JUNE 1, 2019

David Turnbull,

With Sen. Booker signing No Fossil Fuel Money Pledge, all eyes now on VP Biden

Today, at the California Democratic Party Convention, Senator Cory Booker became the 16th of 23 major Democratic candidates for President to sign the No Fossil Fuel Money pledge, after Senator Kamala Harris signed the pledge earlier in the day at the same convention. In response, David Turnbull, Strategic Communications Director with Oil Change U.S., released the following statement:

“We applaud Senator Booker for taking this important step to reject the influence of the fossil fuel industry. He’s clearly seeing that Americans want a leader who will stand with them, and not the fossil fuel industry. We look forward to hearing more from Senator Booker on his plans to stand up to the industry further with a robust climate plan that works to keep fossil fuels in the ground.

“With nine of the top ten polling candidates having signed the No Fossil Fuel Money pledge, all eyes are now on Joe Biden. He has resisted signing the No Fossil Fuel Money pledge, instead suggesting walking a ‘middle ground’ on climate. There is simply no middle ground between the interests of our communities and the interests of the fossil fuel industry intent upon destroying our climate. Vice President Biden has to choose, and quickly, what side he wants to be on or he will be left behind.”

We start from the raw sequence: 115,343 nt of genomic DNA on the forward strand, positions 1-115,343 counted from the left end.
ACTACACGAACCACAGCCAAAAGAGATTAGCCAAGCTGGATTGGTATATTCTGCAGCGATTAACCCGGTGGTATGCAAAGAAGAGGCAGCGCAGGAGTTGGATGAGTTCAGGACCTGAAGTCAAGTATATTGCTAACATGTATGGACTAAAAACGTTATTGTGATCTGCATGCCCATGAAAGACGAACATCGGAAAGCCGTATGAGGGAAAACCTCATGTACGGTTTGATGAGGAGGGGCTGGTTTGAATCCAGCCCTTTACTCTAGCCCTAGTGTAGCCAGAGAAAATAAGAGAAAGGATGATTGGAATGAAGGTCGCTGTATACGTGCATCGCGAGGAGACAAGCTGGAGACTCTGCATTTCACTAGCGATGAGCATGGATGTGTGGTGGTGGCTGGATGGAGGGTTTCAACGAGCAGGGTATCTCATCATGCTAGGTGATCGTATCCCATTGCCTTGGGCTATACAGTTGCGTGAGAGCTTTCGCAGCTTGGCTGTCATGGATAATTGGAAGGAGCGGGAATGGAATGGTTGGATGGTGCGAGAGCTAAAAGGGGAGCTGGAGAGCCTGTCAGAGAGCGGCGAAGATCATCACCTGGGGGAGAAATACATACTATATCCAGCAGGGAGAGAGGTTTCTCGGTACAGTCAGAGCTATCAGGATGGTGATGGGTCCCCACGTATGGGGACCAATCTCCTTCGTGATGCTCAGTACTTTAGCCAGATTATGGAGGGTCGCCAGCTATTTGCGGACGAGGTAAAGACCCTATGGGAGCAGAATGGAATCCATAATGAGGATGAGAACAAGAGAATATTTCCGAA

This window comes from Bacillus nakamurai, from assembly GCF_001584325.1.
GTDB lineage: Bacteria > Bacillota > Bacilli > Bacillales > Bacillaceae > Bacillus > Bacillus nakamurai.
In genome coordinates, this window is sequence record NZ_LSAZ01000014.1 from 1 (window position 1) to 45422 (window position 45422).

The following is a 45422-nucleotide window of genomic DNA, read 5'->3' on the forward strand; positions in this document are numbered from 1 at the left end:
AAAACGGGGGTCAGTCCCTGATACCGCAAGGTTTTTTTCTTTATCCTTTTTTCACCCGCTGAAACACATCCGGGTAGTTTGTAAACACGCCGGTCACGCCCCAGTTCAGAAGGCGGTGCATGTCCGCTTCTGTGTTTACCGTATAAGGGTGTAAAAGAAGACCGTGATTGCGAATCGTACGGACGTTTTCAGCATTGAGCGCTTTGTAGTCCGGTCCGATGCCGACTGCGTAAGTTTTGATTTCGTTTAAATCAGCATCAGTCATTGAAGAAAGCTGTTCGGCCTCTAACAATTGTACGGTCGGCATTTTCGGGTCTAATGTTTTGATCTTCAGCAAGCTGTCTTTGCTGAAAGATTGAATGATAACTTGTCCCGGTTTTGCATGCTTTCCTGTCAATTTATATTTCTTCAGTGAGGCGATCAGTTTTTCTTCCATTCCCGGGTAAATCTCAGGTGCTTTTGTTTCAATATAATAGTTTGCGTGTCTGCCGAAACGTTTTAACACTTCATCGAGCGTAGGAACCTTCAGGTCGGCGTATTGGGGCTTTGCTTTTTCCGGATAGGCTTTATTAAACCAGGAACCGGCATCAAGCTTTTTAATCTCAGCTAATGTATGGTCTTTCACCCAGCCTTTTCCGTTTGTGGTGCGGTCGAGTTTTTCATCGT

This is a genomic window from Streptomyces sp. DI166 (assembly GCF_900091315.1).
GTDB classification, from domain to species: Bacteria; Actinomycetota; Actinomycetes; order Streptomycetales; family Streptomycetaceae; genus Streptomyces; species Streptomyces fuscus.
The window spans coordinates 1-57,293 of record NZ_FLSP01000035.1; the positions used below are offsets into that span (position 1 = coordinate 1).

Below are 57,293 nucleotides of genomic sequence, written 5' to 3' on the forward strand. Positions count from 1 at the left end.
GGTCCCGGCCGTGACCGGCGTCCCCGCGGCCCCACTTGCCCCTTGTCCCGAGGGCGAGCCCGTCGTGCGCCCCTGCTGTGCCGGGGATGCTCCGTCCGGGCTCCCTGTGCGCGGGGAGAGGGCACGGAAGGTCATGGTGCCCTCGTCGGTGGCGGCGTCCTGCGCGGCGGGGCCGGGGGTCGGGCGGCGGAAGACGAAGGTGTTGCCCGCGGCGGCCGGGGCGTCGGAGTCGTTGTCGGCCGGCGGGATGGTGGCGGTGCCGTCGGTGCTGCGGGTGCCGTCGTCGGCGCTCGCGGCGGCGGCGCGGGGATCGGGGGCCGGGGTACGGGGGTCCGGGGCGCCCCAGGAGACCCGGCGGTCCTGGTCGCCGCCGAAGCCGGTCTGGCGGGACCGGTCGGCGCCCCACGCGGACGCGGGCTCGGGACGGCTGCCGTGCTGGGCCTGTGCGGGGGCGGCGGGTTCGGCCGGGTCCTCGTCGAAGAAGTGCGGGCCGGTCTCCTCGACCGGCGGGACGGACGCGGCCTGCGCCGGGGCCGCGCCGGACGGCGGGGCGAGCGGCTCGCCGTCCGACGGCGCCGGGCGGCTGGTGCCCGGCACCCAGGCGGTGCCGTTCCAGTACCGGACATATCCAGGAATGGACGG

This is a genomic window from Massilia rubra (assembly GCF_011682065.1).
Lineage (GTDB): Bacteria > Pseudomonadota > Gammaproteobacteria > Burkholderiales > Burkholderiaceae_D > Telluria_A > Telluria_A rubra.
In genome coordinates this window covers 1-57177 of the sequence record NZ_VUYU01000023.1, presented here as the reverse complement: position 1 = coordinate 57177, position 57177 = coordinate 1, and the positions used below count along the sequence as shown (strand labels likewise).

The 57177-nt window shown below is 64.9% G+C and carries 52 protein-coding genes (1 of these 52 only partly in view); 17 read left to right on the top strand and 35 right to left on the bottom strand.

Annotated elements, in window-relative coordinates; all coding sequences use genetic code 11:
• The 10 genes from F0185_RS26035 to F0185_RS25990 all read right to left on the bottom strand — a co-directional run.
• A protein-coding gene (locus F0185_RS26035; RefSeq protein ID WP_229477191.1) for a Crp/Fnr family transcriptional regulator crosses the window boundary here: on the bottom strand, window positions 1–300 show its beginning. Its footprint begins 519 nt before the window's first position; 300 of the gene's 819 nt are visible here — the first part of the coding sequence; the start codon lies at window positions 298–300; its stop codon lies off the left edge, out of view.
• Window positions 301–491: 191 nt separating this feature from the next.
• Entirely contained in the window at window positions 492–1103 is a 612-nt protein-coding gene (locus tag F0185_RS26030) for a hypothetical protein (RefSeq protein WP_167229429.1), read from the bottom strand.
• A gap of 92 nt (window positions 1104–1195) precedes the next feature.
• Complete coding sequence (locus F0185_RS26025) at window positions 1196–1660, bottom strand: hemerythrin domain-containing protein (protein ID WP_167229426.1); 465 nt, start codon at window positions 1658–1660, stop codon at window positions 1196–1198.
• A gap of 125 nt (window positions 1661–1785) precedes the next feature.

Notes for editors:

  • Earlier in the day, Senator Kamala Harris also signed the No Fossil Fuel Money pledge. See our statement responding to that news here:
  • 16 out of the 23 major Democratic party candidates for president have now taken the No Fossil Fuel Money pledge, including 9 of the top 10 polling candidates according to the Real Clear Politics average of major national polls.
  • For a full listing of No Fossil Fuel Money pledge signers in the presidential race, see:
  • Taking the pledge means that a politician or candidate’s campaign will adopt a policy to not knowingly accept any contributions over $200 from the PACs, lobbyists, or executives of fossil fuel companies — companies whose primary business is the extraction, processing, distribution, or sale of oil, gas, or coal. Over 1,500 candidates nationwide and 49 sitting members of Congress have taken the pledge. See more at:

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